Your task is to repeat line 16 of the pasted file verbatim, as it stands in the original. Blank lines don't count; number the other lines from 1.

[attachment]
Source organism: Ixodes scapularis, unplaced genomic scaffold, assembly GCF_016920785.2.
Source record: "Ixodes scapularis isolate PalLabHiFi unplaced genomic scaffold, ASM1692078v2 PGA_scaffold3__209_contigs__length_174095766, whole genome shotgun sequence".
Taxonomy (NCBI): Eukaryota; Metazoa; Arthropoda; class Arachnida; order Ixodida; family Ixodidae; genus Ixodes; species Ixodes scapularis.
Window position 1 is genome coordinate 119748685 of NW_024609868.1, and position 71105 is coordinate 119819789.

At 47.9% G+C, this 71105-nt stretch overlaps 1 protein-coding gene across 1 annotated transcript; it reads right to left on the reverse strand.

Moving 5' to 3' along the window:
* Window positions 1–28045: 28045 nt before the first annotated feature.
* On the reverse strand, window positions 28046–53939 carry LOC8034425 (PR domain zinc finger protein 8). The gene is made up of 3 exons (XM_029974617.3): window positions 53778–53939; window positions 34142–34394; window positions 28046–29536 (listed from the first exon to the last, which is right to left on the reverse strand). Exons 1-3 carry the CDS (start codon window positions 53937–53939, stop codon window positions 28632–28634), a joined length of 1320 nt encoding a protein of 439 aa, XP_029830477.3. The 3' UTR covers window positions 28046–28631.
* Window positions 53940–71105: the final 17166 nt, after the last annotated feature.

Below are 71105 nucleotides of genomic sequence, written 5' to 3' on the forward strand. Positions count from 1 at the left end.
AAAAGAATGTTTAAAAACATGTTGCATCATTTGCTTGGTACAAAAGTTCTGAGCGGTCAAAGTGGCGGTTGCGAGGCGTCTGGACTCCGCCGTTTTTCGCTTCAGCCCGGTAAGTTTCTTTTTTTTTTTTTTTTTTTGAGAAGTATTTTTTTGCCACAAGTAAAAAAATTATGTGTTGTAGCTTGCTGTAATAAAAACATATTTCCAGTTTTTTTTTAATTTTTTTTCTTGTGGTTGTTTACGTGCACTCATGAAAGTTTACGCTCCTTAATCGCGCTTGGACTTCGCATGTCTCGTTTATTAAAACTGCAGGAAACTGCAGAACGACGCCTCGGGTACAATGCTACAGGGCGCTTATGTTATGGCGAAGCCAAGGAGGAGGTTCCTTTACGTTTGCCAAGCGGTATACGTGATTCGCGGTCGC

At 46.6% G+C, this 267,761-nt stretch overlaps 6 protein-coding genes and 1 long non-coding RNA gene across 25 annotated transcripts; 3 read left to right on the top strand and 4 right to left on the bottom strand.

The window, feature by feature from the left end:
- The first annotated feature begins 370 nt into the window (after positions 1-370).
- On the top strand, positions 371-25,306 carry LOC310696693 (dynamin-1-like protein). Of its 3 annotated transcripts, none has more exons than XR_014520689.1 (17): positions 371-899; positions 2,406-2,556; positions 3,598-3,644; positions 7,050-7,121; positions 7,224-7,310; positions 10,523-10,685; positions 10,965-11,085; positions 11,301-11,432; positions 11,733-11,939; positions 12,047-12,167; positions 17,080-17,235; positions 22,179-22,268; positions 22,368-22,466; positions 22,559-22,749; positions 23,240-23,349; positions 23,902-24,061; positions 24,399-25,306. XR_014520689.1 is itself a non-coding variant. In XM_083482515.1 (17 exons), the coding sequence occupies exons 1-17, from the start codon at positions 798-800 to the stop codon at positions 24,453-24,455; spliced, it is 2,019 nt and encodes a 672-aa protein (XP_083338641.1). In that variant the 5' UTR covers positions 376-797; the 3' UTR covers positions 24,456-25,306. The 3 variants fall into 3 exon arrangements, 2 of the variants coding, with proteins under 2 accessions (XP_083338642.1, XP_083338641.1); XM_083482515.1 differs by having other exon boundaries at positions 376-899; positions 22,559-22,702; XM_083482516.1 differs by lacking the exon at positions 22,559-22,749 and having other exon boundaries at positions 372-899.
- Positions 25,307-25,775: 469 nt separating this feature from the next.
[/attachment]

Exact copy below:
- Positions 25,307-25,775: 469 nt separating this feature from the next.